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    Well I wanted to get you some more info on Synthetic Oil but I could not find what I wanted but I will say that It's not the Synthetic Oil that causes the deterioration of the seals it's really that in most cases the seals are already bad and the Synthetic Oil does not have the crap in it like Dino Oils to plug up the seals, I'm sure you know that with a Synthetic Oil your eng will run and be cleaner. Amsoil and I'm sure other as well start out with a Pure Base Stock which means they build the Oil from the ground up and only use what is needed, No wax or other stuff that turns into the sludge we all see in a older motor.
    Now I would say you should not have any problems going with Amsoil's ATF normal ATF is a highly Detergent oil anyway. A tranny does not get the same crap like blow by or dirt getting by the air filter.
    I know my aimless wondering didn't help here so when I get home tonight I'll see if I can find what I wanted to say in the first place as it was better said than me /forums/images/graemlins/rotfl.gif


    Eric
     
  7. 79Beast

    79Beast 1/2 ton status

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    Putting Amsoil in your tranny will not do anything but help. The reason some engines tend to leak after going from conventional to synthetic is that conventional oils tend to leave deposits around seals as well as other moving and nonmoving parts. Running Amsoil for a few weeks will dissolve these deposits and Amsoil will not build up any deposits of its own. Without these deposits around the seals, a small amount of oil may leak out of worn seals. I personally put Amsoil 10W30 in my 160,000 Dodge Dakota after running various convetional oils and a few lesser synthetics and I have no more leaks than before. It still goes between oil changes without adding oil...and now my oil change interval is 25,000 miles or 1 year; with a filter change at 12,500 miles or 6 months. I will be going to Amsoil tranny fluid pretty soon.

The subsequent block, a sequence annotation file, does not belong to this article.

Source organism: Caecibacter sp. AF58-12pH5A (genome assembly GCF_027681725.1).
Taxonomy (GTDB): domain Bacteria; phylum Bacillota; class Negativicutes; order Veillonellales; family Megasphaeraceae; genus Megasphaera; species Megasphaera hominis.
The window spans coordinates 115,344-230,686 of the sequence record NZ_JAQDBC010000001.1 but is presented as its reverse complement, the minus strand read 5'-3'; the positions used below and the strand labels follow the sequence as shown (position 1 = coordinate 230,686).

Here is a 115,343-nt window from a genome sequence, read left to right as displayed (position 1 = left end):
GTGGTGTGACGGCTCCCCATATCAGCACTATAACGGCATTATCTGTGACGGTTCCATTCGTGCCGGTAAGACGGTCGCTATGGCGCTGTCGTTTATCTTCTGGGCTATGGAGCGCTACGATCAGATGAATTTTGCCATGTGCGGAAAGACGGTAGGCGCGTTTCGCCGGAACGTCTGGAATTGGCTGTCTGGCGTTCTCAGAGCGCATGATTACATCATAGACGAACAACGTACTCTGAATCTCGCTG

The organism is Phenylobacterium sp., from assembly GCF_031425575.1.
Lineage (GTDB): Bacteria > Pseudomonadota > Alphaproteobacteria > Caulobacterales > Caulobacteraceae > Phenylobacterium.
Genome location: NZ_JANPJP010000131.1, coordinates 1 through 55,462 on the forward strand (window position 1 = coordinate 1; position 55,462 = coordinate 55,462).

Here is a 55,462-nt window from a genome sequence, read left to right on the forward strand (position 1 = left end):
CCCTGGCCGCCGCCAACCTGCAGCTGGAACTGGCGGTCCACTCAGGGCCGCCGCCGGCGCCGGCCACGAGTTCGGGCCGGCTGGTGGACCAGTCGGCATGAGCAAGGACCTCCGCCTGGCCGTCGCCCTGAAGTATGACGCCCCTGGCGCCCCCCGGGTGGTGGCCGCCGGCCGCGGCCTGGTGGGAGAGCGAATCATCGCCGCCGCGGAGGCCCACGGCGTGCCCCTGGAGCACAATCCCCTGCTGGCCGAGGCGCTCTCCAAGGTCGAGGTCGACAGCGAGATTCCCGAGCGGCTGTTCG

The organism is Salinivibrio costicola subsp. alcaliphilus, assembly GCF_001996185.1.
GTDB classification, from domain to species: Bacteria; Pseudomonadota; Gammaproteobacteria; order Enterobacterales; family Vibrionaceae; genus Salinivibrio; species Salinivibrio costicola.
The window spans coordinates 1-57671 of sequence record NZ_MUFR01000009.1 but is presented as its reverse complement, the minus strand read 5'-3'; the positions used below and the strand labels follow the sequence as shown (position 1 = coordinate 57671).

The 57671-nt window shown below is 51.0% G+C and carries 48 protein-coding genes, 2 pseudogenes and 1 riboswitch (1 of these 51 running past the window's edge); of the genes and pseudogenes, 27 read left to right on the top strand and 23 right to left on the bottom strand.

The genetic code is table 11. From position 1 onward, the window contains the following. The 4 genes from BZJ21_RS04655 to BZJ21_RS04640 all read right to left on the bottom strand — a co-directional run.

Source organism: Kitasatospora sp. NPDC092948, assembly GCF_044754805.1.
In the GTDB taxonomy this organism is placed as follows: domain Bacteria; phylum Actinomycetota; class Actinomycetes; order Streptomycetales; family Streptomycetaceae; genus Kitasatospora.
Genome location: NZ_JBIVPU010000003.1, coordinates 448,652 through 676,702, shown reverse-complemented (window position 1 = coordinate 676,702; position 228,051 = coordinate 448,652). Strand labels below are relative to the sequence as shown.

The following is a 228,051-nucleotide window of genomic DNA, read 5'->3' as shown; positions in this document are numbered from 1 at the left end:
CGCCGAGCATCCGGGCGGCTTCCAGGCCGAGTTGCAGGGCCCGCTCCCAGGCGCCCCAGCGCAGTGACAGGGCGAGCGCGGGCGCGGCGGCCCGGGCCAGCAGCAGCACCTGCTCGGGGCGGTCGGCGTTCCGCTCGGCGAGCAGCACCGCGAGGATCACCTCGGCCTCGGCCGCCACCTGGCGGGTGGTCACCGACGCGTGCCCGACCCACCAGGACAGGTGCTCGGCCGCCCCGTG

8. dyeager535

    dyeager535 1 ton status Premium Member

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    I'd check and see if that "additive" that they now sell for "fixing" transmissions, is compatible with all synthetic fluids.

    If it is, even if you have problems after going with synthetic, you *might* be able to rectify them with the additive, but thats ONLY if it's compatible with the synthetic fluid.
     
  9. Highlander

    Highlander 1/2 ton status

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    I'm not sure but I think thats what I was trying to say /forums/images/graemlins/rotfl.gif /forums/images/graemlins/rotfl.gif
    I need to get a temp gauge on my tranny just see whats it's doing. I used a infer-red(sp) temp gauge on my cooler lines and the return was about 160 and the inbound was like 195 at idle. I can't remember if that was before I but Amsoil or after, /forums/images/graemlins/rolleyes.gif


    Eric